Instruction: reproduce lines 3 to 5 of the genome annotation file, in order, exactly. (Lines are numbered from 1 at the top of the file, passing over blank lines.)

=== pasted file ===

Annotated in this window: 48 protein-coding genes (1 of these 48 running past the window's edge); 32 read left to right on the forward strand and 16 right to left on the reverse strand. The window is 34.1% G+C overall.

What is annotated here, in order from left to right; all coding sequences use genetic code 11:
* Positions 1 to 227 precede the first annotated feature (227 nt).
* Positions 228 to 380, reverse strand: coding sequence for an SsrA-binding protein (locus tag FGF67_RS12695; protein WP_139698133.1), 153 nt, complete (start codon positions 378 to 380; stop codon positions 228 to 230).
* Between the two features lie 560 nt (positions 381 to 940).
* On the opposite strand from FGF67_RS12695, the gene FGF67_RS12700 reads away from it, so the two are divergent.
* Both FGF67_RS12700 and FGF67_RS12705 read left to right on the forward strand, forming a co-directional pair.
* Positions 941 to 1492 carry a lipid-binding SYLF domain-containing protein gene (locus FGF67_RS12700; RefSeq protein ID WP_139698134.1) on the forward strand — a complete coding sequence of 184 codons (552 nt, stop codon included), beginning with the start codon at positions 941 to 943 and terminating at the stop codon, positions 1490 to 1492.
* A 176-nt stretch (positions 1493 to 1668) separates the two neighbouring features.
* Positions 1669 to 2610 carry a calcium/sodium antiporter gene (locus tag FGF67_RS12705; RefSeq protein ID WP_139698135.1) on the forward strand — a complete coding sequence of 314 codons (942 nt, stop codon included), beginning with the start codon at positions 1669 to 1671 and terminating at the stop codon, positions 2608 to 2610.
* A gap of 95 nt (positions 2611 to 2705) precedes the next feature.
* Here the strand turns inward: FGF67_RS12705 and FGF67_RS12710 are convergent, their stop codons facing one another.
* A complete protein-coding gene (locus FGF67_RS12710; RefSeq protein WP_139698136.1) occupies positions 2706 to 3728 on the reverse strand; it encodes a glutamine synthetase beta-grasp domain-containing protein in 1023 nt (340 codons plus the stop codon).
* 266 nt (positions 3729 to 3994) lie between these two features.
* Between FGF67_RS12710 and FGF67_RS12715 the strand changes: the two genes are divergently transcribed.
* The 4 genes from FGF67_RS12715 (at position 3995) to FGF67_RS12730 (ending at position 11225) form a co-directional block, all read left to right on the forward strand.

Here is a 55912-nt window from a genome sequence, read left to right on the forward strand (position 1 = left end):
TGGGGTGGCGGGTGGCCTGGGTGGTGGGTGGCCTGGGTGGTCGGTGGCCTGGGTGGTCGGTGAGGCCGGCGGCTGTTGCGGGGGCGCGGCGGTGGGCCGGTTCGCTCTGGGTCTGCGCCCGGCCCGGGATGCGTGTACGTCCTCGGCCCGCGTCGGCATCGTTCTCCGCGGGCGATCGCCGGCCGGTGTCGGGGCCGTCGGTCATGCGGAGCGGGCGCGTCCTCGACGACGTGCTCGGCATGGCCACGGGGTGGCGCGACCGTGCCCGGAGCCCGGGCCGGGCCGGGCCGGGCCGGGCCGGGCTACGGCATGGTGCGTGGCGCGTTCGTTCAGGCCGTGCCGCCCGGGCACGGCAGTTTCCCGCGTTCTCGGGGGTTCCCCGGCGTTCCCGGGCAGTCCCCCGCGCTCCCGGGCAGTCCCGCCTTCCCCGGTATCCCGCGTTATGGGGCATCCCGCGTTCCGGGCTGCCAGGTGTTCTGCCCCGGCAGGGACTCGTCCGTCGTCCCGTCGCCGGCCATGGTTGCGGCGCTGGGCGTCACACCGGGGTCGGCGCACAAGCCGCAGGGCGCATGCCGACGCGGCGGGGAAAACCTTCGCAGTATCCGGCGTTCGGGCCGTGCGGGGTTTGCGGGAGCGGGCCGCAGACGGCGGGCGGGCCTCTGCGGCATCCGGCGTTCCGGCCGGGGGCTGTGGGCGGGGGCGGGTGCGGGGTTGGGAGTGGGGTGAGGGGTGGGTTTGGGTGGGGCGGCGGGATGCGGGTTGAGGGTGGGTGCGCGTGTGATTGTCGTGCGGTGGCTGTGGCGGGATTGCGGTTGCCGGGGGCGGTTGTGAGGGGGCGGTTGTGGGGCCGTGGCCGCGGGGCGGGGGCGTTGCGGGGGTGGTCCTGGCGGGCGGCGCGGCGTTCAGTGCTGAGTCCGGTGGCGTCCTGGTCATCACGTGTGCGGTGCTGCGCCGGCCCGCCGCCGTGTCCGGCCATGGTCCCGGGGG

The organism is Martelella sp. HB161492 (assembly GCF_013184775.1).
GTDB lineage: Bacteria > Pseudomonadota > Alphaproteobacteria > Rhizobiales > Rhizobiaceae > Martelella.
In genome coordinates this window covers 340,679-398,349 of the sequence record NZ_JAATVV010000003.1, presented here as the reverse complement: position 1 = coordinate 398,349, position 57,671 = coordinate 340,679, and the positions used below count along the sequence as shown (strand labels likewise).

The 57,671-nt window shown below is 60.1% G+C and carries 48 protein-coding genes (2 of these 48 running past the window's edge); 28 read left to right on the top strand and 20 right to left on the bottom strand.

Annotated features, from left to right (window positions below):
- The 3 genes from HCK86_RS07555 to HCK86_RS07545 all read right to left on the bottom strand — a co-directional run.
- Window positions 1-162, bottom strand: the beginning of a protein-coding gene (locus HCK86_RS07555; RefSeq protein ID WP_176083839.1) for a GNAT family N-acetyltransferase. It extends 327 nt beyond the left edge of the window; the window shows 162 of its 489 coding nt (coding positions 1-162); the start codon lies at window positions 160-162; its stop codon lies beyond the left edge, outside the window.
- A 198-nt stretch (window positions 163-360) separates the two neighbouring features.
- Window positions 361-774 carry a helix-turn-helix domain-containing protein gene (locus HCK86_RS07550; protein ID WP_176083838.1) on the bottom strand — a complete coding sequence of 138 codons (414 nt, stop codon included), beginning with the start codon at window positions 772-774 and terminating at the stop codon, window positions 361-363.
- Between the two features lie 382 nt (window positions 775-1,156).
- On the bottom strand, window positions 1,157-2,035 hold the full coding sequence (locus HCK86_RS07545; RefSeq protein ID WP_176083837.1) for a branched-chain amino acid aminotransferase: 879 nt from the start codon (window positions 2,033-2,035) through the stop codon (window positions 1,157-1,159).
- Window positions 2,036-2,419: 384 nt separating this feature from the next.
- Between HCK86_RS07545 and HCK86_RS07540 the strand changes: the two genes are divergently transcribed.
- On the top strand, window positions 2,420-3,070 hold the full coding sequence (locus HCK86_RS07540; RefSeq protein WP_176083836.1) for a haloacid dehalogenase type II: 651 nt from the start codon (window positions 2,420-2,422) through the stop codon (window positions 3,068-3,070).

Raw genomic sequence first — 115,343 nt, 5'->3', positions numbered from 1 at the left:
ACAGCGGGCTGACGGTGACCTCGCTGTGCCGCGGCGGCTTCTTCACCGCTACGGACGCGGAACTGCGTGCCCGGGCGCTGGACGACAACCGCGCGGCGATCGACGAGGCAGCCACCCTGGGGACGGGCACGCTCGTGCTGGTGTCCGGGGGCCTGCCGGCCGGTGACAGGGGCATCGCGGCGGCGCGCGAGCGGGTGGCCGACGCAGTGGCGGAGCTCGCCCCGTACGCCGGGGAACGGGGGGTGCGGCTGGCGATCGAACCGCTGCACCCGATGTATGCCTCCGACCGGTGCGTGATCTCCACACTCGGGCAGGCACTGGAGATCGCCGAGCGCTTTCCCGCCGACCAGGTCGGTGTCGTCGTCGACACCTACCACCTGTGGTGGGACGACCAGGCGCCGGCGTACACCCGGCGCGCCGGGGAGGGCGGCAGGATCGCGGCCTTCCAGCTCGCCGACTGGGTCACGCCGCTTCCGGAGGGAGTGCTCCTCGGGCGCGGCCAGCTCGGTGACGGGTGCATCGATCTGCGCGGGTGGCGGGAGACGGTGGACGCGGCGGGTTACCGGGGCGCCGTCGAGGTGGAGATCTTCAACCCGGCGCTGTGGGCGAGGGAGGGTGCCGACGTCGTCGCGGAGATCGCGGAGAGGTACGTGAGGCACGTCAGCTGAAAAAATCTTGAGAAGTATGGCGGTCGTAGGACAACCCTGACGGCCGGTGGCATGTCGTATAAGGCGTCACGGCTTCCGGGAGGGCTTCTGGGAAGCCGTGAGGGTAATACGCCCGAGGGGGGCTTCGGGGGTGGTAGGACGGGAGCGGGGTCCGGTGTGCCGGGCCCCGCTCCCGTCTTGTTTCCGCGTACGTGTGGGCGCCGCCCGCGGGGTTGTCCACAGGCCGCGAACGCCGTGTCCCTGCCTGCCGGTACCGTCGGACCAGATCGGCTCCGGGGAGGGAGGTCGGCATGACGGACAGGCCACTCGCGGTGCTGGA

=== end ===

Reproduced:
* Positions 1 to 227 precede the first annotated feature (227 nt).
* Positions 228 to 380, reverse strand: coding sequence for an SsrA-binding protein (locus tag FGF67_RS12695; protein WP_139698133.1), 153 nt, complete (start codon positions 378 to 380; stop codon positions 228 to 230).
* Between the two features lie 560 nt (positions 381 to 940).